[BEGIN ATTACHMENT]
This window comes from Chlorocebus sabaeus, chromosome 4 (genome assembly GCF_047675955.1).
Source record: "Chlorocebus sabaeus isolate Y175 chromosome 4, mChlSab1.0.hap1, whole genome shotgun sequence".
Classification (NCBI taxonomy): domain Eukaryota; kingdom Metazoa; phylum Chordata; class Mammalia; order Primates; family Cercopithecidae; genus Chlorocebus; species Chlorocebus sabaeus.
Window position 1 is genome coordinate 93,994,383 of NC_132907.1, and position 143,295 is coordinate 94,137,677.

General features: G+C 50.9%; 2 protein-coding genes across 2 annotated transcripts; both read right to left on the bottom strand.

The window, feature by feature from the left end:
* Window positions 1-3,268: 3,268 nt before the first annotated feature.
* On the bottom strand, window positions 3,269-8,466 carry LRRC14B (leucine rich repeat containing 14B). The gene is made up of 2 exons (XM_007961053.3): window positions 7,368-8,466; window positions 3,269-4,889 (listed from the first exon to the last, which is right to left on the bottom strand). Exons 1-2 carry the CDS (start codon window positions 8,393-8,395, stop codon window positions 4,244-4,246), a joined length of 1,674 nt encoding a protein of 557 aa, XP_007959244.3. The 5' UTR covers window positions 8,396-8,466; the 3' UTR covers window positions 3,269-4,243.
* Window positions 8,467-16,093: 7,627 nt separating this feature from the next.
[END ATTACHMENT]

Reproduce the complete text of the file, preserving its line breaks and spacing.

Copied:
This window comes from Chlorocebus sabaeus, chromosome 4 (genome assembly GCF_047675955.1).
Source record: "Chlorocebus sabaeus isolate Y175 chromosome 4, mChlSab1.0.hap1, whole genome shotgun sequence".
Classification (NCBI taxonomy): domain Eukaryota; kingdom Metazoa; phylum Chordata; class Mammalia; order Primates; family Cercopithecidae; genus Chlorocebus; species Chlorocebus sabaeus.
Window position 1 is genome coordinate 93,994,383 of NC_132907.1, and position 143,295 is coordinate 94,137,677.

General features: G+C 50.9%; 2 protein-coding genes across 2 annotated transcripts; both read right to left on the bottom strand.

The window, feature by feature from the left end:
* Window positions 1-3,268: 3,268 nt before the first annotated feature.
* On the bottom strand, window positions 3,269-8,466 carry LRRC14B (leucine rich repeat containing 14B). The gene is made up of 2 exons (XM_007961053.3): window positions 7,368-8,466; window positions 3,269-4,889 (listed from the first exon to the last, which is right to left on the bottom strand). Exons 1-2 carry the CDS (start codon window positions 8,393-8,395, stop codon window positions 4,244-4,246), a joined length of 1,674 nt encoding a protein of 557 aa, XP_007959244.3. The 5' UTR covers window positions 8,396-8,466; the 3' UTR covers window positions 3,269-4,243.
* Window positions 8,467-16,093: 7,627 nt separating this feature from the next.